Recently, I spoke with some young entrepreneurs who invested in a high end salon and spa in a posh area where there are many gated subdivisions with class A residents. They invested on premium pieces of furniture, imported consumables and priced their services accordingly. They found out soon enough that the customers who checked them out found their services too expensive and, when asked about the profile of these customers, it was revealed that those who tried their services were a different market from the expected residents in the area, as these were people who worked in offices in the nearby community.

I asked if they checked foot traffic and the profile of potential customers as well as the other tenants beside them before setting up the business and they said no. Apparently, they had this idea in their heads of something they liked (a high-end spa and salon) and when a space became available they immediately jumped into creating something not based on due diligence. These young entrepreneurs clearly had some financial resources for them to have made decisions based on impulse and it made me think how things might have been different if the money for investment wasn’t so readily available.

There are many cases where availability of investment funds (or lack of it) impacted serious decisions that could make or break a business. A popular online business which was able to gather lots of funds from venture capitalists for its pioneering efforts, was said to have lost its creativity or resourcefulness (over-spending in marketing for example) because money came in too fast and too much, resulting in falling stock prices. On the other hand, a local entrepreneur whose car repair business was near bankruptcy was forced to make the most of it by photocopying a dozen flyers and giving them to a specific target: He specifically chose to approach owners of cars with dents in his neighborhood. It was all he needed to revive his business.

On the other hand, another entrepreneur who owned a food cart also thought of producing flyers for distribution when she didn’t have the statistics to make a sound decision as to what the problem really was. She did not have answers to my questions on what time customers went to her cart (lunch, merienda or take out after work), or how many of them came at a time (solo or group). Assuming her cart was in a good location, was the food priced right and tasted good? She would, of course say yes, without verifying from her customers if this were indeed the case.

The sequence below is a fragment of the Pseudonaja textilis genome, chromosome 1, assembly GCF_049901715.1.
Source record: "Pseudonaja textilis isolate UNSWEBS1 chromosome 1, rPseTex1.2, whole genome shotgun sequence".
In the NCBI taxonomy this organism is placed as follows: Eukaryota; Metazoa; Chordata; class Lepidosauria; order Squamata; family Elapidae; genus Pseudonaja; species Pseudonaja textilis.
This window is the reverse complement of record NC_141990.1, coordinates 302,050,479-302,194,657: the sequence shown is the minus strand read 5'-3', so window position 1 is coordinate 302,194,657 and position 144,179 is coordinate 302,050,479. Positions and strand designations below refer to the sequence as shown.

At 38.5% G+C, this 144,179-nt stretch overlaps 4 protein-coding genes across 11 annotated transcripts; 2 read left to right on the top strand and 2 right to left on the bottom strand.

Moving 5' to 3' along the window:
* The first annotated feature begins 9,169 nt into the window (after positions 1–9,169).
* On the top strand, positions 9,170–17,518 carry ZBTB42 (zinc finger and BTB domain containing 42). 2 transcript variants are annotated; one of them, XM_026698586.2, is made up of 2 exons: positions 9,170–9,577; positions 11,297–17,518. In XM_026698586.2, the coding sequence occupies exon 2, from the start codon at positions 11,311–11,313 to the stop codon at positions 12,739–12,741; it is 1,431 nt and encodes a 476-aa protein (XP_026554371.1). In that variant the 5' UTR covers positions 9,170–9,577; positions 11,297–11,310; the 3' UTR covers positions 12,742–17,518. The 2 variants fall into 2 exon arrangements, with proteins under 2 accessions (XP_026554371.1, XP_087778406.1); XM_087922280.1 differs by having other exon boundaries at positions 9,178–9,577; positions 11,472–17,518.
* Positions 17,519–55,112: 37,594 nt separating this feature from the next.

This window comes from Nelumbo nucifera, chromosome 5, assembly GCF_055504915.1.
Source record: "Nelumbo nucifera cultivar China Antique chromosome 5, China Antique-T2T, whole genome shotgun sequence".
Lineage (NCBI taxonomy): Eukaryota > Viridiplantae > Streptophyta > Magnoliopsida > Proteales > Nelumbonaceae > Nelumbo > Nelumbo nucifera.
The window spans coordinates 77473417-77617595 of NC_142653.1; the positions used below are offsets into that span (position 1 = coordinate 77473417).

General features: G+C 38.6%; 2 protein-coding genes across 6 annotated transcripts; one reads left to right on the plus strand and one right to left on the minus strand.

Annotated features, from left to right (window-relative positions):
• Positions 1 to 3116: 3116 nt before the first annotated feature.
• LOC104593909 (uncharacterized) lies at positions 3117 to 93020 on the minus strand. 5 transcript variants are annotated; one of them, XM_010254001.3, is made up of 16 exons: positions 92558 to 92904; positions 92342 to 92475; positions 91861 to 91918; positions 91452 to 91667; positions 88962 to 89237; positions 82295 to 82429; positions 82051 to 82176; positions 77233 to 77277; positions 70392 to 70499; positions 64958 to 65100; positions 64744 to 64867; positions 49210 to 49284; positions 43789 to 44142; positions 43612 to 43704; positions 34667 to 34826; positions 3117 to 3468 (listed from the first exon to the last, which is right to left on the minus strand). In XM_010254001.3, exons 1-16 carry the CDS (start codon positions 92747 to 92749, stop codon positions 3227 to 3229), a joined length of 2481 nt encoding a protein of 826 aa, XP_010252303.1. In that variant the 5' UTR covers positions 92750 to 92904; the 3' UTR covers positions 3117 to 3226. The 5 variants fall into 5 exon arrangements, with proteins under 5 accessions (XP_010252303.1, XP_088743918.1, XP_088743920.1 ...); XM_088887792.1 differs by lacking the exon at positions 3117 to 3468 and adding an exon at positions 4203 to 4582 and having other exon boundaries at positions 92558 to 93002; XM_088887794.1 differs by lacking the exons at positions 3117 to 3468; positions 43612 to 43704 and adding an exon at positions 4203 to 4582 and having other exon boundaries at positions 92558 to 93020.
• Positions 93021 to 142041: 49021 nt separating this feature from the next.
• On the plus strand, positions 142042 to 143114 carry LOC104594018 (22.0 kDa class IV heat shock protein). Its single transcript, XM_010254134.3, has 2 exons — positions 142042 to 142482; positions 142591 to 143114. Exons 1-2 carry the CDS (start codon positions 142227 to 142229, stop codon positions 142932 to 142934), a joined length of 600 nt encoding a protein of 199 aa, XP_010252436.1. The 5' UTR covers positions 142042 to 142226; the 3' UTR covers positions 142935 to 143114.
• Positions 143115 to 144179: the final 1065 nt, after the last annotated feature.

It is interesting to find out how people make decisions based on the money in their pocket or how many pledges were made. What solutions would they think of based on their perceived issue or problem at hand?

In the case of the high end spa and salon, they planned to get celebrity endorsers to attract the higher end crowd. They were going to offer loyalty cards for discounted rates to address the complaint on high price. They also wanted to offer home service to residents of the subdivisions. They had a menu of sales promotional activities and planned to deploy one or all in hope something clicks – quite an expensive way of solving a problem they could not define clearly.

People perceive something as expensive when they do not see or feel (or taste in the case of food), the value of what they are paying for. It is possible that there are inconsistencies in the branding or communications or simply, a reality check might show a poor value proposition, where the product is not good enough for the price being paid. Put another way, not having a clear understanding or knowledge of who your target market is will lead to an imperfect value proposition and accordingly inconsistent or confusing marketing communication and implementation of marketing tasks.

I have seen marketing students who are also more focused on form rather than content when doing their final projects for marketing 101. Communications or sales promotions objectives are mistaken for marketing strategy objectives as if the intention of the exercise was to check students’ knowledge of advertising, radio, or outdoor billboard rate cards.

In the real world of business, the risks are of course different, and the tuition fee for mistakes may be expensive. For challenged businesses, knowing what the problem is or even admitting there is a problem may be the first step for a turnaround.

Chiqui Escareal-Go is the CEO and Chief Service Strategist of Mansmith and Fielders, Inc. For inquiries, please email info@mansmith.netor call (02) 584-5858 or (02) 412-0034.